Thursday, November 04, 2010

As You Like It

I have to admit to getting just a bit verklempt while reading this:

Then as we got closer to the actual day, he stared to hem and haw about it. After some discussion it comes out that he is afraid people will laugh at him. I pointed out that some people will because it is a cute and clever costume. He insists their laughter would be of the ‘making fun’ kind. I blow it off. Seriously, who would make fun of a child in costume?

...If you think that me allowing my son to be a female character for Halloween is somehow going to ‘make’ him gay then you are an idiot. Firstly, what a ridiculous concept. Secondly, if my son is gay, OK. I will love him no less. Thirdly, I am not worried that your son will grow up to be an actual ninja so back off.

...I hate that my son had to learn this lesson while standing in front of allegedly Christian women. I hate that those women thought those thoughts, and worse felt comfortable saying them out loud. I hate that ‘pink’ is still called a girl color and that my baby has to be so brave if he wants to be Daphne for Halloween.

I had totally forgotten about it, but this reminded me that my mom still has pictures somewhere of me dressing up in some of her clothes when I was probably four or five -- hats, wigs, jewelery, coats, shawls, heels, you name it. I painted my nails more than a few times, and I used to play around with the rest of her makeup too. You know why? Because it was fun. Men's and boy's clothes are frequently just boring as hell. Nowadays I'm too lazy to dress for anything but comfort, but I can still harbor an sneaking admiration for dandyism, foppishness and general sartorial creativity.

Anyway, I'm grateful that I was never made to feel like there was anything wrong with it, even when I went through my gender-bending rock musician phase in my teens. Thanks, mom.


  1. I liked the comment that if the daughter wanted to dress up like batman, no one would have said anything.

    I knew a boy in highschool who wore floor-length or ankle-length skirts because he said "they were more comfortable than pants" (Something for you to try, Scribbles?) That was the most political statement about them that he ever made. And if he had other reasons for doing it, he never shared them with me.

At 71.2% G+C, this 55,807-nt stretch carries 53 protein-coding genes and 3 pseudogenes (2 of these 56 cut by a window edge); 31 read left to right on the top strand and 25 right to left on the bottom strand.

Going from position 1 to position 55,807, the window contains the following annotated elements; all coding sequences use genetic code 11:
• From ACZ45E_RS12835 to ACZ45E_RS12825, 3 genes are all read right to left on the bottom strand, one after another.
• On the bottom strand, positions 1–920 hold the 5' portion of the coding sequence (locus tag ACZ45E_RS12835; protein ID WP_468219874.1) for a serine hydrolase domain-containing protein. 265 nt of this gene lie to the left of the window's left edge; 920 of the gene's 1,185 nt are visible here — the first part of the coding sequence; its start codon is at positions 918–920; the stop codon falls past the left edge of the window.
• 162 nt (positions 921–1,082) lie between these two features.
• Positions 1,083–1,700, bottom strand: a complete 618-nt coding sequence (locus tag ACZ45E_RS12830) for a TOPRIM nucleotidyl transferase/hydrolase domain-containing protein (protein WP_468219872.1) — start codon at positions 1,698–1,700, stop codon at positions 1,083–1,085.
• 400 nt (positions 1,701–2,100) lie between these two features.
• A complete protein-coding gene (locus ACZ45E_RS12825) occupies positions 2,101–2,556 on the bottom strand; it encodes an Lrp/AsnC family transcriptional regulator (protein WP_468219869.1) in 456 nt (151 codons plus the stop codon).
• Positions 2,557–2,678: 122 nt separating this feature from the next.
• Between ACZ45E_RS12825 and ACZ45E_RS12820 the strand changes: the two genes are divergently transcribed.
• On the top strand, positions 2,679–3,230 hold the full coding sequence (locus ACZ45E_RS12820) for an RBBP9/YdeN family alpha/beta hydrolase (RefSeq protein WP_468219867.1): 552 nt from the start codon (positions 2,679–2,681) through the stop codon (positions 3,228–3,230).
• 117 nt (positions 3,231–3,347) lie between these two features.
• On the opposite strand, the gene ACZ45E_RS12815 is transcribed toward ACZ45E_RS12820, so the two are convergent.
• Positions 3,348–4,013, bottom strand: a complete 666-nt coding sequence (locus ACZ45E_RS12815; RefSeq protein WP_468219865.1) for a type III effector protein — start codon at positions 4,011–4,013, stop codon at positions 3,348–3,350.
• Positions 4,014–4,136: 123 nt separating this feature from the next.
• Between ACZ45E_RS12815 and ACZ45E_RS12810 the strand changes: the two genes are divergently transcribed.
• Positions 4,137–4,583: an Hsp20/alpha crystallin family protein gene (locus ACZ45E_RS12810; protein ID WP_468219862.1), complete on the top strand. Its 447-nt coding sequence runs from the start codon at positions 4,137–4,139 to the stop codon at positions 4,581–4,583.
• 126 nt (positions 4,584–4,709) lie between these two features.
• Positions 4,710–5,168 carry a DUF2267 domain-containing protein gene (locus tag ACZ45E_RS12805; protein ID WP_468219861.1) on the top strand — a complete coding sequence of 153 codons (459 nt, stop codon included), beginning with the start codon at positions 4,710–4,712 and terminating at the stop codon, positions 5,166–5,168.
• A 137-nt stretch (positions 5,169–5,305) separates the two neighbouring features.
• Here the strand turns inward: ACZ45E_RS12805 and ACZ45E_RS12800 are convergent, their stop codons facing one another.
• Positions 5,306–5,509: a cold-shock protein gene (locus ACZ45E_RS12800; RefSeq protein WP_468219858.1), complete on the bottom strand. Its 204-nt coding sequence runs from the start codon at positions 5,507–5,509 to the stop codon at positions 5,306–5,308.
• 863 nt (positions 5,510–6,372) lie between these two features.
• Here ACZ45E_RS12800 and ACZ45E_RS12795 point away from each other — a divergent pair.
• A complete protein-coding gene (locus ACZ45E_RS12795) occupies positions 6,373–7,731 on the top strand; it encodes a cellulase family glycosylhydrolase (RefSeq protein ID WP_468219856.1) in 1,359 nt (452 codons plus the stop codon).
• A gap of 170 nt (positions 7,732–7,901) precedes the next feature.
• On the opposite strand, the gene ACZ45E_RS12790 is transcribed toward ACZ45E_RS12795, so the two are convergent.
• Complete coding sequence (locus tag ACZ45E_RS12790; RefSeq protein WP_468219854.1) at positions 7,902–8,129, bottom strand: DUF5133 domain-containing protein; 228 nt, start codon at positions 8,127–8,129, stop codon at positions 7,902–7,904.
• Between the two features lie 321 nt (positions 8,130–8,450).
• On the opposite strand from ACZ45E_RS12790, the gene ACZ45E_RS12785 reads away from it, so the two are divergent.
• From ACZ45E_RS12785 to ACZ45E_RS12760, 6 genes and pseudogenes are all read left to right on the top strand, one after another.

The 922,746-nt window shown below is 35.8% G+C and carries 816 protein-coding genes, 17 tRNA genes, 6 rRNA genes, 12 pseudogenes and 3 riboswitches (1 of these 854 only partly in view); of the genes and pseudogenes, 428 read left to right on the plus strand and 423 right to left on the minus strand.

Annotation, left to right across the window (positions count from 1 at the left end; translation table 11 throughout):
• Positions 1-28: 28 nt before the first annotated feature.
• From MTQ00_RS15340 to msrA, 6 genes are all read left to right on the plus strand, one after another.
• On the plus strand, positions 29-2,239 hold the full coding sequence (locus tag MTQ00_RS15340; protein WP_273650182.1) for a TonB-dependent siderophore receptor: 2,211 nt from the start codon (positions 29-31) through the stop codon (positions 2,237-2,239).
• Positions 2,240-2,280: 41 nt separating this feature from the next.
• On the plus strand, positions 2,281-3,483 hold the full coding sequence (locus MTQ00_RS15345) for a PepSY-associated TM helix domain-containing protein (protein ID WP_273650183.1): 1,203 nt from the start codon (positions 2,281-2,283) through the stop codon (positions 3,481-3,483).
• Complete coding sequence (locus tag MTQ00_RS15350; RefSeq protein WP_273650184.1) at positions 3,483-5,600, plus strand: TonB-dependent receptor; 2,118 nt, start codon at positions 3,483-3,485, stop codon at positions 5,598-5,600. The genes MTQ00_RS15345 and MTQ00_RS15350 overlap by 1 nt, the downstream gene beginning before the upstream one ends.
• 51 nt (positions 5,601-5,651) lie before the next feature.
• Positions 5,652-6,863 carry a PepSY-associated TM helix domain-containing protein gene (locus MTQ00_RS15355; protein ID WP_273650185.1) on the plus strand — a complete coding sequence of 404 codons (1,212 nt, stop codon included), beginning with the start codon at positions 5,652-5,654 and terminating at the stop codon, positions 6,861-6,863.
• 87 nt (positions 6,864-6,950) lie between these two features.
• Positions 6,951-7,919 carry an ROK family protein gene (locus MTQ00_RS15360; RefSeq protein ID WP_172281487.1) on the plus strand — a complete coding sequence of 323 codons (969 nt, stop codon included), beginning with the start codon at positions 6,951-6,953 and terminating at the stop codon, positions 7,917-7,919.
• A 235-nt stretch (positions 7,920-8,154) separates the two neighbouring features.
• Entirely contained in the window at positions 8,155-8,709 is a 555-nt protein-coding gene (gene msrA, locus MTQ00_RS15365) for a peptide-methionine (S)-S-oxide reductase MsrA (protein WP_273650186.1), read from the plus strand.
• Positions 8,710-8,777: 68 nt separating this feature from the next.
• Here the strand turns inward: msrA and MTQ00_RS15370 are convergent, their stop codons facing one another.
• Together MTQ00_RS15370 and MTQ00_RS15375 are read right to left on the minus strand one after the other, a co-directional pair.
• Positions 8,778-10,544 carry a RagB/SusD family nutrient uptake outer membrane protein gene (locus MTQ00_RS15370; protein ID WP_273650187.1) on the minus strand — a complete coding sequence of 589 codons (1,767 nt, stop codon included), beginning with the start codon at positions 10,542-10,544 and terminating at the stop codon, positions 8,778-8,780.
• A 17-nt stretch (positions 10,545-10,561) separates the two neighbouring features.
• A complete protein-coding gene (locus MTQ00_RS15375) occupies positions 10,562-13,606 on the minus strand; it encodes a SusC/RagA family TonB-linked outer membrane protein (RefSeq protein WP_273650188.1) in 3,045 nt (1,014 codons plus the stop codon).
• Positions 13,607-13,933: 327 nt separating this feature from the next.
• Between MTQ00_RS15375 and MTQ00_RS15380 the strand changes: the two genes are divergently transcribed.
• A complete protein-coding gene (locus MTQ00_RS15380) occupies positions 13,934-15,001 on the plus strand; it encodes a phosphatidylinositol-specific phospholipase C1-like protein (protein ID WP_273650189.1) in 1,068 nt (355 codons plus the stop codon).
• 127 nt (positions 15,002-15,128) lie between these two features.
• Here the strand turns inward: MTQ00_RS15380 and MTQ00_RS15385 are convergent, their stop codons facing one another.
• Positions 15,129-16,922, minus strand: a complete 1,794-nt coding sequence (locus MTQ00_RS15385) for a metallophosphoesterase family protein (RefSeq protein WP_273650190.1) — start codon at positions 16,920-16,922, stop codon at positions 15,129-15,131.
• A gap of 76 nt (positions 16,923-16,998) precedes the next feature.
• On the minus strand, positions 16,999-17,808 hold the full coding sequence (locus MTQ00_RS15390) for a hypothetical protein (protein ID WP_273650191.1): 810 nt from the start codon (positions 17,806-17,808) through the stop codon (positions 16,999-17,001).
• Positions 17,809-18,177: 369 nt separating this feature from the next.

But I wouldn't think they were TOTALLY apolitical statements, because he did escort his gf at her grad in a long black skirt. But really, how could you resist tweaking noses like that?

    It would take a stronger man than I....

  2. I'd rock a kimono or sarong.

  3. Sarongs and kimonos are technically dresses, since they are once piece. Keegan wore skirts, long, a-line things that went on forever, because he was tall.

    However, I don believe you could rock a kimono or a sarong.

  4. Sorry! that was a typo. I DO believe you could etc, etc. I'll ship you one if you wear it to your mom's for Thanksgiving!

  5. My best friend dressed me up in her mom's clothes when I was 5 - dress, jewelry, heels. We thought it was a hoot. We went next door to show me off and when our nice, big haired neighbor lady saw me, she said, "Does your mama know you're dressed like that?" (She didn't). No one was mean about it, but I got the idea that it was taboo.
    I think it's ironic that most men are so afraid of being accused of being effeminate. Being afraid is not exactly considered manly in other contexts. When my sister told her friend that her brother could sew, her friend said, "Is he gay?". I guess that's what did it!

  6. I plan to come down with a nasty 48 hour virus around Tuesday or Wednesday of that week, so I'm afraid I wouldn't be able to make use of it for the holiday.

    I think it's ironic that most men are so afraid of being accused of being effeminate. Being afraid is not exactly considered manly in other contexts.

    Good point. You'd think, just for appearance's sake, they'd want to affect a more nonchalant sangfroid about it. He doth protest too much and all that.